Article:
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November 17, 2004

Role of Toll-like Receptor 4 in Acute Myocardial Infarction and Longevity

Author Affiliations

Letters Section Editor: Robert M. Golub, MD, Senior Editor.

JAMA. 2004;292(19):2335-2340. doi:10.1001/jama.292.19.2339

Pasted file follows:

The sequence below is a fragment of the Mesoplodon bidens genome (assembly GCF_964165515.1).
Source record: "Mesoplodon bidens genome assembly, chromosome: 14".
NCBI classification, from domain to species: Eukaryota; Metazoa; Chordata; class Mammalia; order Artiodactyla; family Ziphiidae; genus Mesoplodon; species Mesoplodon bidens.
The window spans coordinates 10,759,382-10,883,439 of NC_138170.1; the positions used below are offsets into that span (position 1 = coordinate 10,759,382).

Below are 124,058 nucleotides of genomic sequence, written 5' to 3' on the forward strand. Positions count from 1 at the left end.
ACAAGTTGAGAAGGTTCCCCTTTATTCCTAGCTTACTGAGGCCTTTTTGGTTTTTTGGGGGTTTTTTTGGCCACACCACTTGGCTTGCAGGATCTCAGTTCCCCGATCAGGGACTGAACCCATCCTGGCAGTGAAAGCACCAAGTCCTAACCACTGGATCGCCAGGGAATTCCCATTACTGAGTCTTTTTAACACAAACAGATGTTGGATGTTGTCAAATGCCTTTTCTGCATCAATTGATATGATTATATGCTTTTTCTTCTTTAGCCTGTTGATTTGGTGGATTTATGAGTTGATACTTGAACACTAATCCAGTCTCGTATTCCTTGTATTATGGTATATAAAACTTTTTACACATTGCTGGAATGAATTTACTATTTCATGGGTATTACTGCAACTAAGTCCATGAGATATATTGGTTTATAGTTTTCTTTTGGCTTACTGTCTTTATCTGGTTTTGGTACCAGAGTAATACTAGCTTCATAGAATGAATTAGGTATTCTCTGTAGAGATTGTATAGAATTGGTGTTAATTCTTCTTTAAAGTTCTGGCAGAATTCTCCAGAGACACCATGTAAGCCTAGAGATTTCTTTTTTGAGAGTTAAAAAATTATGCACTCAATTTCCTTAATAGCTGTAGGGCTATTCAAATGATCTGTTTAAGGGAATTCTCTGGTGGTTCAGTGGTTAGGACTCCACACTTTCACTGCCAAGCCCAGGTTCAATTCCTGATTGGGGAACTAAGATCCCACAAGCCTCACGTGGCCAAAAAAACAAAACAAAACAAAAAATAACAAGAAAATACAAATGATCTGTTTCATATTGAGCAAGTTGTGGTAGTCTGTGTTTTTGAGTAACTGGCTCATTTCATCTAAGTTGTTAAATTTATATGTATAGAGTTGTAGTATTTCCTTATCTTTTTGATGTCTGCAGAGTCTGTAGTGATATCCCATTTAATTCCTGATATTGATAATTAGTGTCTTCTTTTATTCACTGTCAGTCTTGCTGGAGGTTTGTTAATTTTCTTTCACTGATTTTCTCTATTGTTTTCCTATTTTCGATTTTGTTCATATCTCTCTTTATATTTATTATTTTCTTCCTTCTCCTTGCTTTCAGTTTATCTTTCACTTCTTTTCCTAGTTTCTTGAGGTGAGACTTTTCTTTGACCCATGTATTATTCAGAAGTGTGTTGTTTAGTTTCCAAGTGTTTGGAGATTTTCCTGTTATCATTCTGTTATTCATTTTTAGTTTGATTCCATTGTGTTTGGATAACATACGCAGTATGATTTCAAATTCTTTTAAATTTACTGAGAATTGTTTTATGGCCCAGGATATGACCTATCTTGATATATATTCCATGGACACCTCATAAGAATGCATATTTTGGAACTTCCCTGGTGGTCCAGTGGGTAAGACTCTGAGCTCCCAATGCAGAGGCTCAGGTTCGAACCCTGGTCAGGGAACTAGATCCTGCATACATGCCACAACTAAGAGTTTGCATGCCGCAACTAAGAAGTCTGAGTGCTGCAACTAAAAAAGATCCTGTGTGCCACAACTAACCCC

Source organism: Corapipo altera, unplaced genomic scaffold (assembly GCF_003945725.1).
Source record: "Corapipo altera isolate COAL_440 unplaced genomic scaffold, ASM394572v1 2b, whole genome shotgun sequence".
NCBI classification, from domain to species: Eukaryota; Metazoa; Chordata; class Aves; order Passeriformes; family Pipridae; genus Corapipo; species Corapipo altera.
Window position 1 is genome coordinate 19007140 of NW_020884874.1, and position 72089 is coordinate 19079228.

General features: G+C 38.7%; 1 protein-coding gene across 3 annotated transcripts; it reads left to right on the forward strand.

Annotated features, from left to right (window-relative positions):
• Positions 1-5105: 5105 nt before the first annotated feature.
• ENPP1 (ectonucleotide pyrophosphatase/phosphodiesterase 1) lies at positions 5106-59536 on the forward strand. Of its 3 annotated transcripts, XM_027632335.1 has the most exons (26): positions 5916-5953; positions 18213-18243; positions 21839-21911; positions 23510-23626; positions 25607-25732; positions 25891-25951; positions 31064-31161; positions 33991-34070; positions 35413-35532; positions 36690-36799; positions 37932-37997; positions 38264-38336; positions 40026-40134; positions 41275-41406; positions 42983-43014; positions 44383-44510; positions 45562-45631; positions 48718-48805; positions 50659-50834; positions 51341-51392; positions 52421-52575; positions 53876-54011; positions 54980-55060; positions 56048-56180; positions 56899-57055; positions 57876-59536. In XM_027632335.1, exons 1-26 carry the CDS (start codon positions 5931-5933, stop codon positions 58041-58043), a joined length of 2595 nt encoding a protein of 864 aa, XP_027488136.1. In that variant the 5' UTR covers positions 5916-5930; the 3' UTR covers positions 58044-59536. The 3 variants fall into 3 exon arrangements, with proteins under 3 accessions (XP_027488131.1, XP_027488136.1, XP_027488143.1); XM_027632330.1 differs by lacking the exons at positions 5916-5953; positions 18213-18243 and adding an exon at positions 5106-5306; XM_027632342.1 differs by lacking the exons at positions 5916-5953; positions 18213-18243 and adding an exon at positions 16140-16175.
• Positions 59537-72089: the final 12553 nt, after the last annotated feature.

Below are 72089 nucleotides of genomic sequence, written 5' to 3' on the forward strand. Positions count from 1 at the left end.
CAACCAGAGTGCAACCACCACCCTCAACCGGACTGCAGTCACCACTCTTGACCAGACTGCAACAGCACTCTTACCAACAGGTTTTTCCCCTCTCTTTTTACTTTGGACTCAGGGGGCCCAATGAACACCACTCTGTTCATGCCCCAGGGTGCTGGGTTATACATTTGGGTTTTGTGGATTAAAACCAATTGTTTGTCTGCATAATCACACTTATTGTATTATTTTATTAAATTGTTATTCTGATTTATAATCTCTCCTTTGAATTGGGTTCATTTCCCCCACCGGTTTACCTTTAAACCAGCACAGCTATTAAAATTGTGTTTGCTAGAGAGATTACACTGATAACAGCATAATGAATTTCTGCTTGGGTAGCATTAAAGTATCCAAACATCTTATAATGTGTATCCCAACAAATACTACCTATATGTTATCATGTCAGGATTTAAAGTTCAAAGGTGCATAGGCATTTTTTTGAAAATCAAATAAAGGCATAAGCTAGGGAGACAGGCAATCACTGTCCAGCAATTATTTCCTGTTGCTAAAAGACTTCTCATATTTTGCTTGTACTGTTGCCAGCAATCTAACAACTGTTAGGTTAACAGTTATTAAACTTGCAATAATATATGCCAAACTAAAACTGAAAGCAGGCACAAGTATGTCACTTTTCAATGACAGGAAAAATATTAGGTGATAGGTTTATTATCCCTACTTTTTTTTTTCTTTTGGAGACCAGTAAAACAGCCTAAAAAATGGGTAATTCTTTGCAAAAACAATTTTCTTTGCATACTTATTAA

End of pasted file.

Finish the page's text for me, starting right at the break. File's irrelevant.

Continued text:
To the Editor: A major trait characterizing centenarians is a relatively low frequency of cardiovascular disease (CVD). Since a proinflammatory genotype appears to contribute to the risk of ischemic heart disease, the prevalence of proinflammatory alleles would also be expected to be relatively low in people experiencing longevity.1 Toll-like receptor 4 (TLR4), the activity of which may be modulated by genetic polymorphisms, is a signaling receptor in innate immune defense. It is activated by lipopolysaccharide from gram-negative bacteria and endogenous ligands, including those produced in response to tissue injury. TLR4 is expressed on virtually all cells. However, in atherosclerotic tissue its expression is markedly up-regulated, and the inflammatory mediators produced by its activation exert various atherogenic effects.2,3 In this study, we evaluated whether prevalence of the TLR4 genotype may have an association with acute myocardial infarction (AMI) and with longevity.

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